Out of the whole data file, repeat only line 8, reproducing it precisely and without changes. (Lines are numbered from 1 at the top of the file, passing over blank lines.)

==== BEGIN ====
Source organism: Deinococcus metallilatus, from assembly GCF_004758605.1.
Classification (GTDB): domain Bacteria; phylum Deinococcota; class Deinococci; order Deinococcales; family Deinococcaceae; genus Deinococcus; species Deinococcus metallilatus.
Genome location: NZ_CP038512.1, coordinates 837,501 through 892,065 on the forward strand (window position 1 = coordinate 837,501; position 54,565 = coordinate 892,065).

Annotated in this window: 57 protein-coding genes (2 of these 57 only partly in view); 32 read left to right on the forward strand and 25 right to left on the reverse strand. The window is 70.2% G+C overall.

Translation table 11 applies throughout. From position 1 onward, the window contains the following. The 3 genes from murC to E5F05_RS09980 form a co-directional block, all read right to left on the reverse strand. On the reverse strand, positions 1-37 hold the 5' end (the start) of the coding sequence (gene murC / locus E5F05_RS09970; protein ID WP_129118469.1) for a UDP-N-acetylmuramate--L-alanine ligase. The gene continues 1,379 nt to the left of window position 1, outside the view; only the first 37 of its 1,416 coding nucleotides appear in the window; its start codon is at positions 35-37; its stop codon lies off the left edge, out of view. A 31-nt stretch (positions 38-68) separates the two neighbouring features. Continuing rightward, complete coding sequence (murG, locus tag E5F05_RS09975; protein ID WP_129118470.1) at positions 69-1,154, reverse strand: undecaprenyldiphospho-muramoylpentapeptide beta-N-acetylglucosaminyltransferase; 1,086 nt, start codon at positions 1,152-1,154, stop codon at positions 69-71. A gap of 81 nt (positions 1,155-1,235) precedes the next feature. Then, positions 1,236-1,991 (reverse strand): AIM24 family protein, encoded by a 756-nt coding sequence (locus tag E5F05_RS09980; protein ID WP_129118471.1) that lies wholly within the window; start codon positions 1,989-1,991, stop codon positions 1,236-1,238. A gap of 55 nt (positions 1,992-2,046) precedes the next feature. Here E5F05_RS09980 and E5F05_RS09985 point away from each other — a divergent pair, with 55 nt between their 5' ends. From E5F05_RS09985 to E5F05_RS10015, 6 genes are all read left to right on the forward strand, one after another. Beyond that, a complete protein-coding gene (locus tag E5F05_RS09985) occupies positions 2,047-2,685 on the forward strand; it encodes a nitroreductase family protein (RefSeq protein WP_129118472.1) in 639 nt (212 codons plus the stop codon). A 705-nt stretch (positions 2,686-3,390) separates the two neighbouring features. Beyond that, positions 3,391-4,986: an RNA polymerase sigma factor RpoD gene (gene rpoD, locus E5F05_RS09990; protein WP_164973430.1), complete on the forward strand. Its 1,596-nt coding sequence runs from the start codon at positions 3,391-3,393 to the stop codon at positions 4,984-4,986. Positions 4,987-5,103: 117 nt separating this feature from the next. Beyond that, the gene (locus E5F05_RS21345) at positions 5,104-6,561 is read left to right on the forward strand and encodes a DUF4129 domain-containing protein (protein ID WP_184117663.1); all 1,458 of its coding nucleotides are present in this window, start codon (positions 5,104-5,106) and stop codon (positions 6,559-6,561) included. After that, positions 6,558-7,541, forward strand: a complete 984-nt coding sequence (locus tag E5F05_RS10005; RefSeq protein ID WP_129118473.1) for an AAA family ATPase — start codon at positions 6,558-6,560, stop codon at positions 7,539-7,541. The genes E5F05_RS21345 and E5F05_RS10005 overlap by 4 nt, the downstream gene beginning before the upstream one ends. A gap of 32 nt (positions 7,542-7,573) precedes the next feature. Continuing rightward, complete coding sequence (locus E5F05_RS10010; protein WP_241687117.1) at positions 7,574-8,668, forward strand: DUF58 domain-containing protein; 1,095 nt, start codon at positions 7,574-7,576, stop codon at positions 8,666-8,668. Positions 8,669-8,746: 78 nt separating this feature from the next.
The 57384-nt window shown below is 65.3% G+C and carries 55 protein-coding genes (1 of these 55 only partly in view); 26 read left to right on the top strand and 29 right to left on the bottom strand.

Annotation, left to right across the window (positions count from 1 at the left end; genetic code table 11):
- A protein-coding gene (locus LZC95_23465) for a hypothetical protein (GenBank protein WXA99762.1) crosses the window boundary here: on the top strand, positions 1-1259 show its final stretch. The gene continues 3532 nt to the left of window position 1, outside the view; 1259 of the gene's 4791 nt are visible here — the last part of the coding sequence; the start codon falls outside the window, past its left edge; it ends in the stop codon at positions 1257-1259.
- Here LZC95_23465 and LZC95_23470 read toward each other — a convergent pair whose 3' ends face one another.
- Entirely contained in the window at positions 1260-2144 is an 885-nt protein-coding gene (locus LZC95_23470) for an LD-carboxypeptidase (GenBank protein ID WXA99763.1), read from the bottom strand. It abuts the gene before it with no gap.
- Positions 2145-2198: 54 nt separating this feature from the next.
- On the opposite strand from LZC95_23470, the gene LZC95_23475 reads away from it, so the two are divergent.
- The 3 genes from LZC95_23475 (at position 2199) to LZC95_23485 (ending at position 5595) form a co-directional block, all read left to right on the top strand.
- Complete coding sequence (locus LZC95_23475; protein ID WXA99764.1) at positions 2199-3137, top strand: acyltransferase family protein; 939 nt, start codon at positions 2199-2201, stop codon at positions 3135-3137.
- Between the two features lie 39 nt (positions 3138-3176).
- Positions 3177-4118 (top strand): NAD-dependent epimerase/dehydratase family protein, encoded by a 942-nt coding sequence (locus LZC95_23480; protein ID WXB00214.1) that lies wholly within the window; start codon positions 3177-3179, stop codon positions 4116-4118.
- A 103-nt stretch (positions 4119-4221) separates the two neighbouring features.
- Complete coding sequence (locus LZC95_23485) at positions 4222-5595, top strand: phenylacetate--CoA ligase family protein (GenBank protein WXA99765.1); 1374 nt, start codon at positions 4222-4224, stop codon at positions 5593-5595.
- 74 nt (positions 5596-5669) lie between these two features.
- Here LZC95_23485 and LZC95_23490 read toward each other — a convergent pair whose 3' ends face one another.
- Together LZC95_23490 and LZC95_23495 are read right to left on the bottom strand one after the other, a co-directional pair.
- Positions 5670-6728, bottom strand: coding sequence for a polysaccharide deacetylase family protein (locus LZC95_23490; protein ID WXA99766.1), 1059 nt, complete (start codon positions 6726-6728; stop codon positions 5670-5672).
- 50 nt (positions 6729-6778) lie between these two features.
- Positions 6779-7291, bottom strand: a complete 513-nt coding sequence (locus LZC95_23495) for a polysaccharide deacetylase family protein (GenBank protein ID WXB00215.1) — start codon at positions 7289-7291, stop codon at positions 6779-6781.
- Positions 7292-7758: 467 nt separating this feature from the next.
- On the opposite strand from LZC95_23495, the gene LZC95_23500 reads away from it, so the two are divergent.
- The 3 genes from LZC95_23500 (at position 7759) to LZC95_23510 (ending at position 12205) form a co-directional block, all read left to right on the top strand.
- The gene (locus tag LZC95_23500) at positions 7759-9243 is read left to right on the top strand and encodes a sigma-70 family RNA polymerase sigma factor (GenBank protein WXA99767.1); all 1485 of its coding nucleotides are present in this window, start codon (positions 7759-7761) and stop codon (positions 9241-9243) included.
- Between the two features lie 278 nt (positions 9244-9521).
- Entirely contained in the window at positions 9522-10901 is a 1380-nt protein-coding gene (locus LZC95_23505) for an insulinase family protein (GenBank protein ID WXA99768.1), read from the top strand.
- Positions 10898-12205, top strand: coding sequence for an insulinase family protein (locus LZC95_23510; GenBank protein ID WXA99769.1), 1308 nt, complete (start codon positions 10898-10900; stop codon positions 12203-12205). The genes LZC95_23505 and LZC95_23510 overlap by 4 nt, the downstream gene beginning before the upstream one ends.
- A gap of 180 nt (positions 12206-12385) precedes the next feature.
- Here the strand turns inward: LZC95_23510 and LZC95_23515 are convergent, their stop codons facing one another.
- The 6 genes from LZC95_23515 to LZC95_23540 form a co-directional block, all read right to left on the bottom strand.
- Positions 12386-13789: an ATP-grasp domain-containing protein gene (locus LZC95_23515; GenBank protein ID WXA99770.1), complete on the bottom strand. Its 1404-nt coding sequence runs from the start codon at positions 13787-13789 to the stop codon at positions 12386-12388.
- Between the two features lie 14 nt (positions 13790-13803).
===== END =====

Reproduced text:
- A protein-coding gene (locus LZC95_23465) for a hypothetical protein (GenBank protein WXA99762.1) crosses the window boundary here: on the top strand, positions 1-1259 show its final stretch. The gene continues 3532 nt to the left of window position 1, outside the view; 1259 of the gene's 4791 nt are visible here — the last part of the coding sequence; the start codon falls outside the window, past its left edge; it ends in the stop codon at positions 1257-1259.